The alleged splitting of attorney fees between foreclosure mills and third-party mortgage servicing providers is the subject of yet another lawsuit brought by Alabama-based attorney, Nick Wooten. The latest case involves plaintiff, Susan Marie Harris of Pensacola, against Lender Processing Services, its subsidiary LPS Default Solutions Inc., and the Ben-Ezra & Katz law firm of Fort Lauderdale.
According to the lawsuit filed in the Northern District of Florida – Pensacola Division, LPS would use its close relationship with mortgage servicers to refer foreclosure processing business to certain law firms. Those firms, including Ben-Ezra & Katz, would pay LPS a referral fee, and thereafter secretly pass that cost to homeowners who were being sued for foreclosure.
Harris, who is seeking class-action status of her lawsuit, claims the defendants violated the United States Bankruptcy Code by creating contractual agreements that allowed them to “illegally split attorney’s fees” with law firms that joined LPS Default Solutions’ attorney network.
In her complaint, Harris alleged that the defendants set up a contractual arrangement in which LPS network attorneys compensated LPS Default Solutions by splitting attorney’s fees with the outsourcer. Based upon this compensation model, LPS was able to offer its clients — namely large mortgage servicers – some services free of charge, thereby allowing for an expansion in competitive positioning within the default servicing marketplace.
A spokesperson for LPS stated earlier today that they could not comment on specific litigation matters, but “has been successful in disposing of similar allegations in the past and is confident it will do so in the future.”
Ben-Ezra & Katz is also named as a defendant as the law firm is under contract by LPS in this case. A spokesperson for the Fort Lauderdale, Florida, based Ben-Ezra was not immediately available for comment.
When questioned whether every “in-network” law firm working with LPS Default Solutions could face litigation, Wooten said “at some level, it is likely that each of those law firms will have to address their relationship with LPS.” Wooten contends that more than 200 law firms have contracts with the mortgage servicing outsourcer.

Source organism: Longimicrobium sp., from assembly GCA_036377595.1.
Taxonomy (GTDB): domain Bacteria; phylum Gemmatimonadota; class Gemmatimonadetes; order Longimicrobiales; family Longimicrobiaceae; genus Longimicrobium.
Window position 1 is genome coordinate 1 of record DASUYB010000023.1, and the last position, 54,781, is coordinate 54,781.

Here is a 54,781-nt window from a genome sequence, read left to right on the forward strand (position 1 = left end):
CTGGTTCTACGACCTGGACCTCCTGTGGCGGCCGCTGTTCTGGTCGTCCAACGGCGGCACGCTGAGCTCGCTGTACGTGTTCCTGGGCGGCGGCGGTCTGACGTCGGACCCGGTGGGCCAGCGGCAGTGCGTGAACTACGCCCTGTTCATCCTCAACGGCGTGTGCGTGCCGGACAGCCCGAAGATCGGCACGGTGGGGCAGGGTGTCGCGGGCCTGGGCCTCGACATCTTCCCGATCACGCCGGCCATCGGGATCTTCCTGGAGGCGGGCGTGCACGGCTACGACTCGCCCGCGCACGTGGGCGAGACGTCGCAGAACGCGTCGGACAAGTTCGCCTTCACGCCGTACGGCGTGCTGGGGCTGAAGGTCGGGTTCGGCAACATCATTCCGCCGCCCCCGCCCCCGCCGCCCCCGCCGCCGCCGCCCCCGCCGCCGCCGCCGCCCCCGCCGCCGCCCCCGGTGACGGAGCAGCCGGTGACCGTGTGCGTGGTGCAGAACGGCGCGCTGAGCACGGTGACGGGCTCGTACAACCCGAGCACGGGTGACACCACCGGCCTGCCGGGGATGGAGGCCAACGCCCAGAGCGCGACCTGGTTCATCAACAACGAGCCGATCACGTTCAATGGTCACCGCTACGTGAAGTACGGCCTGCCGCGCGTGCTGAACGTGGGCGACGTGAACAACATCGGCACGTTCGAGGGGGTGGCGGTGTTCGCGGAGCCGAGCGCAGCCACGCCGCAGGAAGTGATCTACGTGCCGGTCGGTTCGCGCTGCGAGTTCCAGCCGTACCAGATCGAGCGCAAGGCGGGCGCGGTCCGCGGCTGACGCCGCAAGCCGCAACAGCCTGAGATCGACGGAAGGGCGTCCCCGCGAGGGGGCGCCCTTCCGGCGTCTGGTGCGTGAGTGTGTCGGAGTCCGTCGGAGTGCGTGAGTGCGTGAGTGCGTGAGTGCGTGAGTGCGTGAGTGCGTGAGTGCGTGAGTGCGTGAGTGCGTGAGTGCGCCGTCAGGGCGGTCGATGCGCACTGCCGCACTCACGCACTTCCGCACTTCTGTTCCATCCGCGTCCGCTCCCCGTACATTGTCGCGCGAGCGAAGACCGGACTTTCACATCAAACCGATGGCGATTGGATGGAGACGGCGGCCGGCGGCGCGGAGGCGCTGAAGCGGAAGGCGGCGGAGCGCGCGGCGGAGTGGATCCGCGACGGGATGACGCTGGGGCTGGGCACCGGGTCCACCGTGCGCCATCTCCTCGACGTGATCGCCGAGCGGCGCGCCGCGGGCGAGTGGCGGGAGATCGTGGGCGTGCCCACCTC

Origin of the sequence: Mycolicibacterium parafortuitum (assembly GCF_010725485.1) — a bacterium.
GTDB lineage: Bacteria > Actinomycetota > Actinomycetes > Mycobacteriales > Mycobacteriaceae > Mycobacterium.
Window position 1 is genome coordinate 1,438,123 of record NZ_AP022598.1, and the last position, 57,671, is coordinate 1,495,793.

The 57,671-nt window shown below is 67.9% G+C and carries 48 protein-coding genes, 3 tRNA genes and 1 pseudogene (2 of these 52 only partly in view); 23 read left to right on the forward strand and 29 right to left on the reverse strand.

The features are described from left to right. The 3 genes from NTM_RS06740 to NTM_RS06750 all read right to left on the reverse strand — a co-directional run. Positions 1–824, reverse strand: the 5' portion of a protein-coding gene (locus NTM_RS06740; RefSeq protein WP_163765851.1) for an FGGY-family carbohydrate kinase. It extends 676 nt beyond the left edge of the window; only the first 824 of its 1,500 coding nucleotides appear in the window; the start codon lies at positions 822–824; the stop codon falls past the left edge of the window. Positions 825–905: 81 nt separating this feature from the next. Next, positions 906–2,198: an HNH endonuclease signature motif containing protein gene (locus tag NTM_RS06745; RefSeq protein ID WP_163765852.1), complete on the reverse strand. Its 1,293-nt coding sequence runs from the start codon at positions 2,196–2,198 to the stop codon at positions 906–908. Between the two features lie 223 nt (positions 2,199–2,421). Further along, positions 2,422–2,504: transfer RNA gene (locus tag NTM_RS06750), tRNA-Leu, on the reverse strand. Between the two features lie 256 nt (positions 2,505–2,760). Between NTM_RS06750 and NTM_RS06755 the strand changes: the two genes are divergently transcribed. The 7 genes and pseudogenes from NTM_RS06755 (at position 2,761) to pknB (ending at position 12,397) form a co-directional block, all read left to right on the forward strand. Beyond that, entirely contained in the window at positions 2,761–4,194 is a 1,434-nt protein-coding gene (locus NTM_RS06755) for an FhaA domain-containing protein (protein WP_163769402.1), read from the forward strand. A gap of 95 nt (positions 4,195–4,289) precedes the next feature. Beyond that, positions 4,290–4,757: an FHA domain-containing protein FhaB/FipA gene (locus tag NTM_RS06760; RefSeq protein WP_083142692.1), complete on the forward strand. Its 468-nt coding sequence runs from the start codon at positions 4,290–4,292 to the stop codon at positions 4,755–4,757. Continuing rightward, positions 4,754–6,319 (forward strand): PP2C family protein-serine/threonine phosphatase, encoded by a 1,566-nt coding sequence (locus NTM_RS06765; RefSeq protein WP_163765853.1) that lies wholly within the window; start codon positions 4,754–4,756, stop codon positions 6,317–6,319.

Harris further alleged that “LPS Default and the network (law) firms attempt to disguise what are in fact attorneys’ fee sharing and referral agreements by characterizing the fees paid by the attorneys to LPS Default as administrative fees.” Harris contends that when a bankruptcy court is wrapping up one of the cases handled by LPS and one of its in-network law firms, the law firm applies for attorney’s fees and does “not disclose to the courts that a substantial portion of the fees requested will be paid to LPS Default.”
The result – according to Harris – is a situation where LPS Default and its network law firms “fraudulently mislead the bankruptcy courts, the bankruptcies and their attorneys as well as the bankruptcy trustee as to the actual amount of attorneys’ fees incurred by the creditors.” The complaint accuses LPS, LPS Default and Ben-Ezra with abuse of the bankruptcy process, fraud on the court, contempt of bankruptcy code, contempt of federal rules of bankruptcy procedure, breach of the uniform mortgage covenant, unauthorized practice of law and civil conspiracy.
With half-a-dozen similar cases pending, Wooten expects to file 10 to 12 additional cases in the next 30 days, making similar allegations about what he claims are illegal, split-attorney fee arrangements between mortgage servicing outsourcers and law firms. The cases are concentrated in the Northern District of Florida, the District of Mississippi, and the Southern District of Alabama.
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